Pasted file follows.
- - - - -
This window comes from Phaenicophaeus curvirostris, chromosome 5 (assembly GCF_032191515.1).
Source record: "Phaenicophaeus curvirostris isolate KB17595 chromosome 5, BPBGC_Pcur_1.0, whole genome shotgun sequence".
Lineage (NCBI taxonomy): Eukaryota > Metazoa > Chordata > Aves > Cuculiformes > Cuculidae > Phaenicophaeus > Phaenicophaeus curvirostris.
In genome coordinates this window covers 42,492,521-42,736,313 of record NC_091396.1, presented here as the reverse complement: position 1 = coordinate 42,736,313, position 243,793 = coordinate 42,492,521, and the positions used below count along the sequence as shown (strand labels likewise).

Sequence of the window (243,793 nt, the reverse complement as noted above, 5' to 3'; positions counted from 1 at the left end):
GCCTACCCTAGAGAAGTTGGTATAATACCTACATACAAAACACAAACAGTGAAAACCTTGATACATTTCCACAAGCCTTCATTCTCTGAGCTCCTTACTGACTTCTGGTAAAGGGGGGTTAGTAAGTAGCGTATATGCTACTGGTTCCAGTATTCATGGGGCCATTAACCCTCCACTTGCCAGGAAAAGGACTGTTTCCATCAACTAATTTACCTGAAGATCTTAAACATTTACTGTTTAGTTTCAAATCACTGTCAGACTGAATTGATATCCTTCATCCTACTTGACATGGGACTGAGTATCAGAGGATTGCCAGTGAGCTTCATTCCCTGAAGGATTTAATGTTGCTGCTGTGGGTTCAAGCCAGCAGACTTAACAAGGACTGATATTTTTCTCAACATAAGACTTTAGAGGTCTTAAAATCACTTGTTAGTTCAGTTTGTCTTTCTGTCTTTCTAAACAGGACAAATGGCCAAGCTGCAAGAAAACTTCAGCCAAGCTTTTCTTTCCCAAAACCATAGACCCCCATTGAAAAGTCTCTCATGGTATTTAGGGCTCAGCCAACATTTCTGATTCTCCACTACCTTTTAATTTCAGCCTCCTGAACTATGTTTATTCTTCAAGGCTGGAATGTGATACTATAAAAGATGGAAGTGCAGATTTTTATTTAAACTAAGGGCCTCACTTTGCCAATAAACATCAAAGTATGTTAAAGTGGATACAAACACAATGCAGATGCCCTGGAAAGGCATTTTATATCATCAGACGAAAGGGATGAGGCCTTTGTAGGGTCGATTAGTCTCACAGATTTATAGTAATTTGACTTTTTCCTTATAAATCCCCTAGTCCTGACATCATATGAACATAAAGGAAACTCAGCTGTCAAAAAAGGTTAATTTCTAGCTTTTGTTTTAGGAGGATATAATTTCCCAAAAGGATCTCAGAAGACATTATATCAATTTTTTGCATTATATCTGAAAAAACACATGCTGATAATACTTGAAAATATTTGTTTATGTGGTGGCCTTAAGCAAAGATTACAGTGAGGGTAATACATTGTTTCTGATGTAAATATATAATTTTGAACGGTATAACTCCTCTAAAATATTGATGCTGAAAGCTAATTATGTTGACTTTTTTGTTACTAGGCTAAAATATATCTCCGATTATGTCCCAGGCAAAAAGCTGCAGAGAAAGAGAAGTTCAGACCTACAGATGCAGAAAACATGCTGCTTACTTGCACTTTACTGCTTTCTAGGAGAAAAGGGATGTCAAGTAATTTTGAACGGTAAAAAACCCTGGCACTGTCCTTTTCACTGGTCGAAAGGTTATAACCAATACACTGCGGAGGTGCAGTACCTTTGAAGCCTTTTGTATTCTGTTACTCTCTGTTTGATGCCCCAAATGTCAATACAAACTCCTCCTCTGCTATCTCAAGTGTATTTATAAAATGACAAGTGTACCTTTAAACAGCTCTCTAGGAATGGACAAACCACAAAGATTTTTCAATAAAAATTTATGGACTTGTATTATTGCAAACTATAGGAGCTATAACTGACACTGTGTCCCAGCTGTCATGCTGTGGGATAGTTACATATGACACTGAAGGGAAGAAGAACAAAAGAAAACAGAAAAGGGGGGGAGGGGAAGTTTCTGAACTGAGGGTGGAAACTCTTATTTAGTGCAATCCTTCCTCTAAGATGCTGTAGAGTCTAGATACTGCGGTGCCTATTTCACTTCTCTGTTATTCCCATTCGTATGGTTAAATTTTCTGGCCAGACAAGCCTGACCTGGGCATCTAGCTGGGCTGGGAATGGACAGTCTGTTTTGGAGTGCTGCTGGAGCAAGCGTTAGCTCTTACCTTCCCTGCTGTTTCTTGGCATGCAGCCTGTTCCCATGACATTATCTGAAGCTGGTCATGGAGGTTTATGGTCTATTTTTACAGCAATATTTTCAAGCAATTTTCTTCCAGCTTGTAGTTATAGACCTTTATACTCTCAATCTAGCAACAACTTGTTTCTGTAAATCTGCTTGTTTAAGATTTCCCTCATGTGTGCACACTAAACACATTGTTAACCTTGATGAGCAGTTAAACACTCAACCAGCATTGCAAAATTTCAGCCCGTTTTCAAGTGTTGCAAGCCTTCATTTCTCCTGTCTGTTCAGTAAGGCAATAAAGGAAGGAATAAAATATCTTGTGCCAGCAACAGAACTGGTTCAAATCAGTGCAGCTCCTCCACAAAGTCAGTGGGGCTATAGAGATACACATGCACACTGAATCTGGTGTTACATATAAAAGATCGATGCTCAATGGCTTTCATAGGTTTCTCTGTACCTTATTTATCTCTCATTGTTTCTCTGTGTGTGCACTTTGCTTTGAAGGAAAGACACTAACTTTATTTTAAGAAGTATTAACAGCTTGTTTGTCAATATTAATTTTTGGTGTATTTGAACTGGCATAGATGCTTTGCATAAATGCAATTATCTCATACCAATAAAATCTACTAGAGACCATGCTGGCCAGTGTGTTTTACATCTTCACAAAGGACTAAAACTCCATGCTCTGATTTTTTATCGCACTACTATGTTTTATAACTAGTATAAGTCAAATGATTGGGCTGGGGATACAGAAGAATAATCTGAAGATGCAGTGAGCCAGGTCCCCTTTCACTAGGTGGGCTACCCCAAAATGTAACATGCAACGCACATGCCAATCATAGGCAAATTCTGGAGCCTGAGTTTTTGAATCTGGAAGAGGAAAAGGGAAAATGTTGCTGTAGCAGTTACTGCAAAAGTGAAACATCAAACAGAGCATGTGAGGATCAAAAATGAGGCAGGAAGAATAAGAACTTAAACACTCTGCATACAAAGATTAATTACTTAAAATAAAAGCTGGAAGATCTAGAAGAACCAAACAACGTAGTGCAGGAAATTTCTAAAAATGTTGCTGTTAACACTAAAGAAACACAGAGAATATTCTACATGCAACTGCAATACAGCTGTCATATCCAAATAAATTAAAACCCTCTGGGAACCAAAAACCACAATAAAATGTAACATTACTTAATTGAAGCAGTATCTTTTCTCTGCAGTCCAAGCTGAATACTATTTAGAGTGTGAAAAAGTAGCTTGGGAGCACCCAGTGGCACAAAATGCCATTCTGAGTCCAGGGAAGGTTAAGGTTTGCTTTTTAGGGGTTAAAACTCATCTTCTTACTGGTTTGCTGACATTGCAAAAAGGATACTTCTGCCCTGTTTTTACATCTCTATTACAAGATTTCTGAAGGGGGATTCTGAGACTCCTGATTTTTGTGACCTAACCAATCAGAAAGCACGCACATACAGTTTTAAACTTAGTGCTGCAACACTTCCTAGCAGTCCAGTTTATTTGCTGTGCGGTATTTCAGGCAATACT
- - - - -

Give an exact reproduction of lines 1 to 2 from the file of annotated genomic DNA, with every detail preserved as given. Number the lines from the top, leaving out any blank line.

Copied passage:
This window comes from Phaenicophaeus curvirostris, chromosome 5 (assembly GCF_032191515.1).
Source record: "Phaenicophaeus curvirostris isolate KB17595 chromosome 5, BPBGC_Pcur_1.0, whole genome shotgun sequence".